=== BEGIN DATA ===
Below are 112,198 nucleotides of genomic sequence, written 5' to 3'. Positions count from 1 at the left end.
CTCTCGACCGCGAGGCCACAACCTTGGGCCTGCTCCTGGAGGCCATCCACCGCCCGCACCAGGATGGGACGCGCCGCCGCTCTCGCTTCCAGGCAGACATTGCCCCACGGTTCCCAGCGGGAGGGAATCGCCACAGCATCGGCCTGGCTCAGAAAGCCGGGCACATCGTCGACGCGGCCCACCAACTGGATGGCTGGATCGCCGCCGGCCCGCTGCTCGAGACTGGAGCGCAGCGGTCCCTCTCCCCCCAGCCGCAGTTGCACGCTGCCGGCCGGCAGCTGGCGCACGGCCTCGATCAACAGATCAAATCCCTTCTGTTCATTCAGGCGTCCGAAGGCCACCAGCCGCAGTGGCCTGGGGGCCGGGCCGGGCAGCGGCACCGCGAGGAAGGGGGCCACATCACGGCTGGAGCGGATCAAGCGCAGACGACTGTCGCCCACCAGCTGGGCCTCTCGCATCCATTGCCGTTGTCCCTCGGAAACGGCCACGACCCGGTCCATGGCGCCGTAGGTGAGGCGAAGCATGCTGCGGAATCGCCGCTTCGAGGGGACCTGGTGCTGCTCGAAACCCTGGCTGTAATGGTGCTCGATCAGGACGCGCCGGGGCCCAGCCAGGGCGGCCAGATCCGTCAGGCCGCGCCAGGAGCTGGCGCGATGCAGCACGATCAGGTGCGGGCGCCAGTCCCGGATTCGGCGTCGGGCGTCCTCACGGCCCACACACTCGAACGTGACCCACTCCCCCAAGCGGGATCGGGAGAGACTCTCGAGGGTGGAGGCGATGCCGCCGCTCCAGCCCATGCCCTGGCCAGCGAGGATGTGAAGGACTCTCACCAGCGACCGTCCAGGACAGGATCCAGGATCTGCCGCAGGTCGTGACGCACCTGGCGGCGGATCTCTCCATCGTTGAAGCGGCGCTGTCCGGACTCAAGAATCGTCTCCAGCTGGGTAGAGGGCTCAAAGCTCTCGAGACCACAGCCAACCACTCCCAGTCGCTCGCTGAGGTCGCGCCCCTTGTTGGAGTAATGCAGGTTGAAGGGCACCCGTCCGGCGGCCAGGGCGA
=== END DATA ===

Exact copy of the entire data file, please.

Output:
Below are 112,198 nucleotides of genomic sequence, written 5' to 3'. Positions count from 1 at the left end.
CTCTCGACCGCGAGGCCACAACCTTGGGCCTGCTCCTGGAGGCCATCCACCGCCCGCACCAGGATGGGACGCGCCGCCGCTCTCGCTTCCAGGCAGACATTGCCCCACGGTTCCCAGCGGGAGGGAATCGCCACAGCATCGGCCTGGCTCAGAAAGCCGGGCACATCGTCGACGCGGCCCACCAACTGGATGGCTGGATCGCCGCCGGCCCGCTGCTCGAGACTGGAGCGCAGCGGTCCCTCTCCCCCCAGCCGCAGTTGCACGCTGCCGGCCGGCAGCTGGCGCACGGCCTCGATCAACAGATCAAATCCCTTCTGTTCATTCAGGCGTCCGAAGGCCACCAGCCGCAGTGGCCTGGGGGCCGGGCCGGGCAGCGGCACCGCGAGGAAGGGGGCCACATCACGGCTGGAGCGGATCAAGCGCAGACGACTGTCGCCCACCAGCTGGGCCTCTCGCATCCATTGCCGTTGTCCCTCGGAAACGGCCACGACCCGGTCCATGGCGCCGTAGGTGAGGCGAAGCATGCTGCGGAATCGCCGCTTCGAGGGGACCTGGTGCTGCTCGAAACCCTGGCTGTAATGGTGCTCGATCAGGACGCGCCGGGGCCCAGCCAGGGCGGCCAGATCCGTCAGGCCGCGCCAGGAGCTGGCGCGATGCAGCACGATCAGGTGCGGGCGCCAGTCCCGGATTCGGCGTCGGGCGTCCTCACGGCCCACACACTCGAACGTGACCCACTCCCCCAAGCGGGATCGGGAGAGACTCTCGAGGGTGGAGGCGATGCCGCCGCTCCAGCCCATGCCCTGGCCAGCGAGGATGTGAAGGACTCTCACCAGCGACCGTCCAGGACAGGATCCAGGATCTGCCGCAGGTCGTGACGCACCTGGCGGCGGATCTCTCCATCGTTGAAGCGGCGCTGTCCGGACTCAAGAATCGTCTCCAGCTGGGTAGAGGGCTCAAAGCTCTCGAGACCACAGCCAACCACTCCCAGTCGCTCGCTGAGGTCGCGCCCCTTGTTGGAGTAATGCAGGTTGAAGGGCACCCGTCCGGCGGCCAGGGCGA